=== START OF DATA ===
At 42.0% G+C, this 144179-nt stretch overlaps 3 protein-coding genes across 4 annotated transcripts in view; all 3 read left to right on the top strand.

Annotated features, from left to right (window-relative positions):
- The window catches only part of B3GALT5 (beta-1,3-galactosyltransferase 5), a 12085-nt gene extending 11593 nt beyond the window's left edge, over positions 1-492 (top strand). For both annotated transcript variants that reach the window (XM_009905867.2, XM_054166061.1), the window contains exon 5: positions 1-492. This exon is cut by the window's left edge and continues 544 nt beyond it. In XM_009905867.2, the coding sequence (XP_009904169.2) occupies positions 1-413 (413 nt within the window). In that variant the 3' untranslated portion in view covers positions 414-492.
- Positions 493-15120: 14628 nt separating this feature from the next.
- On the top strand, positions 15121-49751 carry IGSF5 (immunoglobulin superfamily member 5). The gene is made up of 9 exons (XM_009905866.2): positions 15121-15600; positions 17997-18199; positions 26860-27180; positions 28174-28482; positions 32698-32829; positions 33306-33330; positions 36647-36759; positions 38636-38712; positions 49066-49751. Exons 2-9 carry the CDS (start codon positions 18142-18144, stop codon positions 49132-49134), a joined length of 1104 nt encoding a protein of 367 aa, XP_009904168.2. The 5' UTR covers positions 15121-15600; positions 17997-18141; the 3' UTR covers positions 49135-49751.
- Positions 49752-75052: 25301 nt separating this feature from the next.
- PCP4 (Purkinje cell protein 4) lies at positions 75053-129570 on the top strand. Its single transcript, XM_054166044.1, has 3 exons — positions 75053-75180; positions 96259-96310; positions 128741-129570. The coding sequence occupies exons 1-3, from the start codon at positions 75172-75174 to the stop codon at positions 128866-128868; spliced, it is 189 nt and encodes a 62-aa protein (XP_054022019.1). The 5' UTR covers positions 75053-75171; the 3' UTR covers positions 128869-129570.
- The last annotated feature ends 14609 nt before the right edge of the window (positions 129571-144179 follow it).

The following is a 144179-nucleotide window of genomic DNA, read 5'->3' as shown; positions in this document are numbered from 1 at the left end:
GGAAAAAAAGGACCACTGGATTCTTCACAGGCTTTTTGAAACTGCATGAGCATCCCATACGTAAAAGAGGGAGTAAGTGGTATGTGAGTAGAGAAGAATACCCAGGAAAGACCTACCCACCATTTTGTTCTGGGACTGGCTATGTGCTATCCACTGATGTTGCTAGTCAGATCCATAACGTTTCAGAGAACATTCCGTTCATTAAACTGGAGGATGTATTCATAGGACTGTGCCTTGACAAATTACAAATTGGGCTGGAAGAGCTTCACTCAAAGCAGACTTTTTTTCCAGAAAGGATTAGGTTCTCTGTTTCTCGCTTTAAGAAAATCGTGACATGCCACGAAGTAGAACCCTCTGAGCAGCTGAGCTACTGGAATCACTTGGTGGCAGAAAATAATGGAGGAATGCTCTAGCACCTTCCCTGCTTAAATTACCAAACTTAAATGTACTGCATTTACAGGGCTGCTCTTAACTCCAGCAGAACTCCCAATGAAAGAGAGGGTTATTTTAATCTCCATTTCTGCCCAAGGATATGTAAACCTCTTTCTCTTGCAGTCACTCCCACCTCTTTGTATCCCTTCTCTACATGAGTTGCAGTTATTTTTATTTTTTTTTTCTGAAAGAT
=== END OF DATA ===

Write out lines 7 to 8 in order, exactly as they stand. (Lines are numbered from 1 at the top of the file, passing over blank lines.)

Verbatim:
- PCP4 (Purkinje cell protein 4) lies at positions 75053-129570 on the top strand. Its single transcript, XM_054166044.1, has 3 exons — positions 75053-75180; positions 96259-96310; positions 128741-129570. The coding sequence occupies exons 1-3, from the start codon at positions 75172-75174 to the stop codon at positions 128866-128868; spliced, it is 189 nt and encodes a 62-aa protein (XP_054022019.1). The 5' UTR covers positions 75053-75171; the 3' UTR covers positions 128869-129570.
- The last annotated feature ends 14609 nt before the right edge of the window (positions 129571-144179 follow it).